However, it is not clear what the long-term clinical significance of these tissue changes may be. The study evaluated the results of patients with mild to moderate renal insufficiency undergoing ureteroscopy and found that the procedure did not seem to be associated with long-term renal impairment (13, 14).
High intrarenal pressure is also associated with infection complications. In a study comparing mini-PCNL with conventional PCNL, mini-PCNL surgery showed higher intrarenal pressure and higher end-organ damage rate <0.001. In addition, persistent high intrarenal pressure and postoperative fever Related to (8). These data indicate that, in some cases, high intrarenal pressure may lead to undesirable consequences.
Our study did not specifically measure bacteria during periods of high intrarenal pressure, but instead used ink as a marker. We believe that this technique of monitoring ink perfusion can be used in experiments, the goal of which is to assess the tissue infiltration of infected fluids and even tumors. Research speculates whether endoscopic surgery for the diagnosis and treatment of upper urethral epithelial cancer will “seed” additional cancer in the upper urethra and cause tumor cells to implant in the kidney parenchyma, but endoscopic monitoring did not show significant changes in clinical results ( 16, 17). Using the methods we demonstrated in our research, the subject has the potential to be further studied in ex vivo or in vivo animal models, using tumor cells and ink to visualize tissue penetration.
We conducted this study to prove the influence of intrarenal pressure on the degree of extravasation of irrigation fluid during endoscopic surgery. Studies have shown that in simulated ureteroscopy using a pig model, high perfusion pressure is associated with a significant increase in the penetration of ink into kidney tissue. We found that the pressure dependence of the ink’s ability to penetrate the inside and outside of the tubule disappeared with the placement of the sheath. By allowing a sheathed irrigation fluid outlet, the intrarenal pressure is lower at the same infusion pressure.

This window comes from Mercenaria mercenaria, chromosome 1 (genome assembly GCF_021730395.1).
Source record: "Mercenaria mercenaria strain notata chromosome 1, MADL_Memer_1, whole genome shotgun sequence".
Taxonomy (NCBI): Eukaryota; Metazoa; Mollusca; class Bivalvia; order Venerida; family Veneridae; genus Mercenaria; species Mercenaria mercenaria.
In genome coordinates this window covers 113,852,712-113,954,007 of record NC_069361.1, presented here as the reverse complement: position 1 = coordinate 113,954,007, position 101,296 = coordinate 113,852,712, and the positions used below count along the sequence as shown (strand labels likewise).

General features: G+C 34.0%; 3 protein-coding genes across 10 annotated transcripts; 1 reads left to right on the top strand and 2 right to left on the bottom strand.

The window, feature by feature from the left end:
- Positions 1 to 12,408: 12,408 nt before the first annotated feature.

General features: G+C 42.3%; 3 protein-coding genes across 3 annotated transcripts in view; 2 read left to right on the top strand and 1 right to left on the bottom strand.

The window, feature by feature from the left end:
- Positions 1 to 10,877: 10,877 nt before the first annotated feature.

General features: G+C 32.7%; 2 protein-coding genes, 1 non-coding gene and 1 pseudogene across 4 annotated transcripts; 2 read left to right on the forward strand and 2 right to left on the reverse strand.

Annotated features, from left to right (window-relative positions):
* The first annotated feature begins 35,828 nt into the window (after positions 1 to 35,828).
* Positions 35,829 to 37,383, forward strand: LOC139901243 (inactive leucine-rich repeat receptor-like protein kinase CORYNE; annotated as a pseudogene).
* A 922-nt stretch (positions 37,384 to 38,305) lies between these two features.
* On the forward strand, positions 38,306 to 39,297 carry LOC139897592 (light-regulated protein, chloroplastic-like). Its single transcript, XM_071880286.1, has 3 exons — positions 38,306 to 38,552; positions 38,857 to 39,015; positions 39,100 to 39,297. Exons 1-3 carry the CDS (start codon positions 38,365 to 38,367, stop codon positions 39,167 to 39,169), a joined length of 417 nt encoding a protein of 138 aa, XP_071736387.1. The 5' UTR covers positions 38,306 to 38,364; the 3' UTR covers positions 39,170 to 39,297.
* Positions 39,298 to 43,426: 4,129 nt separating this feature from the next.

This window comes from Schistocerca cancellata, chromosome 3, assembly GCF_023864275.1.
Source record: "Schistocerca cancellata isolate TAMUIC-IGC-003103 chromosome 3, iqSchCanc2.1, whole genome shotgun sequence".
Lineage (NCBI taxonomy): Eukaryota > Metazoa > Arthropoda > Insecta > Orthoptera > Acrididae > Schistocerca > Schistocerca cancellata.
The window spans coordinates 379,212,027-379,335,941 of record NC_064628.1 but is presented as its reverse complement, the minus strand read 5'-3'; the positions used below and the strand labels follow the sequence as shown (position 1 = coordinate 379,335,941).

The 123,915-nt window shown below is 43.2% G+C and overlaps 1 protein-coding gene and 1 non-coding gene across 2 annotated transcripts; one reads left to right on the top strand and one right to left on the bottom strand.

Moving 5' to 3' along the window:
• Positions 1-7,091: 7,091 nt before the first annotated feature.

These results provide further evidence for the growing literature that the ureteral access sheath may help protect kidney tissue from damage and systemic infections. Experiments without an access sheath included a lace around the ureter to prevent the ureteroscope from sliding distally, which would almost certainly prevent fluid from flowing around the ureteroscope.
These methods are performed because our goal is to keep the pressure in the kidney relatively constant. Other studies have shown that antegrade leakage of fluid during ureteroscopy is important to help reduce pressure and promote irrigation (18). In our study, as we tried to maintain a constant pressure on the pressure gauge, there may be variable intrarenal pressure.
We used experiments with and without access sheaths because previous studies have shown that the use of sheaths during endoscopic surgery may reduce intrarenal pressure (19). Interestingly, some experiments at 100 mmHg pressure settings or even lower pressure settings did not show ink extravasation. This may be due to the flushing process during the preparation of the paraffinized tissue, and may be a limitation of the use of ink as a marking. For the subsequent experiments that these methods may appear, the influence of pressure regulation on the penetration of a fluid can be studied. A retrospective study comparing ureteroscopy with manual manual irrigation and gravity pressure bag showed that postoperative fever, SIRS, and emergency department visit rates were higher in the manual irrigation cohort (20). It may be that rapid, instantaneous changes in pressure are more likely to cause flushing fluid to flow back.